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Exploring the spiritual realm of Vaishnavism

Vaishnavism (also known as Vishnuism) is one of the largest sects in Modern-day Hinduism, like the name suggests, this form of Hinduism is defined by a devotion to Lord Vishnu and his many avatars. A disciple of Lord Vishnu is commonly called a Vaishnava. This sect also includes sub-sects known as Krishnaism and Ramaism, who believe the sole supreme power is Krishna and Rama respectively. The birth of Vaishnavism is an ambiguous topic, but it is widely suspected that it is an amalgamation of multiple regional non-Vedic traditions that revere Vishnu. The devout love for Vishnu displayed by the Vaishnavas led to the South Asian Bhakti movement. It comprises four categories: the Vishishtadvaita school of Ramanuja, the Dvaita school of Madhvacharya, the Dvaitadvaita school of Nimbarkacharya and the Pushtimarg school of Vallabhacharya. The key scriptures of Vaishnavism include the Vedas, the Upanishads, the Bhagavad Gita, the Pancaratra, Naalayira Divya Prabhandam and the Bhagavata Purana. 

For the devotees of Vaishnavism, they believe that absolute reality manifested in Vishnu, and he is then incarnated in the form of Krishna, Rama and his other avatars. Using his many avatars, he upholds traditional righteousness and in turn, preserves the moral law of Dharma. The most popular avatars of Vishnu are Rama and Krishna. Rama is frequently portrayed in Hindu art and literature along with his wife, Sita. Krishna reveals his true identity to his warrior friend, Arjuna in the Bhagavad Gita and is often depicted as in his youth, with the companionship of Radha. 

The devotees of Vishnu have different ways of expressing their devotion through prayer. For certain people the aim of religious devotion (bhakti) to Vishnu is the freedom from the cycle of birth and death. For the rest, it is representative of health and prosperity in their current life. Most Vaishnavas’ end goal is to find eternity in the presence of Vishnu. 

Among the Vaishnavas, there are numerous sects and groups that have different understandings of the relationship between an individual and God. According to the Sri Vaishnava sect who follow the Vishishtadavita treatise, the world as we perceive it to be bound by human understanding (phenomenal world) is an illusion and merely a means of finding the path to gain a connection with God. The Dvaita school believes that the soul and the divine are independent bodies, however the existence of the soul is directly dependent on divine power. The Pushtimarg sect believe that the phenomenal world is not an illusion, a complete opposite of the Sri Vaishnava sect.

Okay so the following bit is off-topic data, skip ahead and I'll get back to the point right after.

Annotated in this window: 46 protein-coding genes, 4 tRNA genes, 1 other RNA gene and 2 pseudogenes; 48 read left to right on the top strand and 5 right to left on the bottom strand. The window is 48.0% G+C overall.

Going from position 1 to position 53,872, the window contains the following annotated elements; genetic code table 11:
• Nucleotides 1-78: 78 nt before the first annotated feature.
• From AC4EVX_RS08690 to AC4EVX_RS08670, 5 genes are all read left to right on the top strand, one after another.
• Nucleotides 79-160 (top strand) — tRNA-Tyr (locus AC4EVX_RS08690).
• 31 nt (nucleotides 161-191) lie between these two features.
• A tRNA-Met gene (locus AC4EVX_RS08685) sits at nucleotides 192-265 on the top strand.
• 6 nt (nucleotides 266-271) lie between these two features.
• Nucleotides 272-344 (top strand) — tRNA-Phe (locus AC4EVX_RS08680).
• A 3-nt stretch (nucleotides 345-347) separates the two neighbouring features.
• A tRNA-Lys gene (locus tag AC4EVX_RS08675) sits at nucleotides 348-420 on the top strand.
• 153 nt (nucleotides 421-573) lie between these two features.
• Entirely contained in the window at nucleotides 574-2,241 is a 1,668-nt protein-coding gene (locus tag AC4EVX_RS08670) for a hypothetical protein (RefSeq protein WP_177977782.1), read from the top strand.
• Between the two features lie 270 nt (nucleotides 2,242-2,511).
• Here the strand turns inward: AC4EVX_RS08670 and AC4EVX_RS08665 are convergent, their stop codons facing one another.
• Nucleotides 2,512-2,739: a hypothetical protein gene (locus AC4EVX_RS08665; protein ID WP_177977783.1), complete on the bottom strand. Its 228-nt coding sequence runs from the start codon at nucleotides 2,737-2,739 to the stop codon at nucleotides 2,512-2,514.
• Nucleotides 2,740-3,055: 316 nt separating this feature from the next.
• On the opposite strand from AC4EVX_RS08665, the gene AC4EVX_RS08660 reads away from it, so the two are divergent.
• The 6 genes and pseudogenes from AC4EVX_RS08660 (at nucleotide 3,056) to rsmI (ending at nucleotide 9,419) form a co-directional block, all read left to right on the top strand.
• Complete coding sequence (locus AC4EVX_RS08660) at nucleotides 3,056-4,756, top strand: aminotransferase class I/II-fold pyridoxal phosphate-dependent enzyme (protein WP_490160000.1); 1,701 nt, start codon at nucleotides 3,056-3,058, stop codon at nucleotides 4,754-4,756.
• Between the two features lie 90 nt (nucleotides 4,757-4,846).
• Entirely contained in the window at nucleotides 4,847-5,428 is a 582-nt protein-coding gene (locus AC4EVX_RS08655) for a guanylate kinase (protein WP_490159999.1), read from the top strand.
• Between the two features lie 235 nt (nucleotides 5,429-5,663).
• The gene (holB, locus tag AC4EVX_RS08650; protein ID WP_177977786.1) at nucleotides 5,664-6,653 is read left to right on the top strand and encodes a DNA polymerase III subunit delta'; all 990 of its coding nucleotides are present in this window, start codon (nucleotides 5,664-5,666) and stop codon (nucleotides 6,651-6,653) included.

Q1. Is Vaishnavism practised only in India? 

No, over the years, knowledge about Vaishnavism has travelled across hemispheres spreading to North America, Europe, Africa, Russia and South America. 

Q2. Is Vaishnavism monotheistic? 

Yes, Vaishnavism is rooted in the belief that there is only one God. While Vishnu manifests in many forms, he is a supreme, transcendent being that assumes these different personas, thus although he has many avatars, devotees still follow only one God.

Q3. How does one become a Vaishnava? 

There is no inculcation process, one becomes a Vaishnava if they simply believe in Vishnu. When you choose to follow Vishnu and accept him as the one true spiritual power, you automatically become a Vaishnava.

Q4. What is the full form of Vaishnav?


The Sanskrit term Vaishnava means "follower of Vishnu." Vaishnavism is the name given to the faith and practices of those Hindus who hold Vishnu (“the all-pervasive one”) and the goddess Lakshmi as supreme deities. Devotion to Vishnu seen in the Vedas and later Sanskrit literature, amalgamated with the worship of many local deities and texts, eventually gave rise to the Vaishnava faith. Vaishnavas also worship Vishnu's many incarnations, especially his appearances as Rama and as Krishna, as well as his manifestations in iconic form in several temples.

Q5. Who is the guru of Vaishnava?


Vaishnava tradition traces the Guru Parampara from one's immediate acharya (spiritual teacher or leader) through Ramanuja, Nathamuni and Nammazhwar to the primordial acharya at the helm who is the Lord along with Sri. The tradition emphasises that only with the help of the acharya will it be possible for one to approach the Lord and gain salvation. This applies to all, irrespective of whether one is a sinner or a virtuous person. These acharyas are widely respected as their way of life and their instructions help to propagate the truths that his shastras, the Vedas, voice eternally.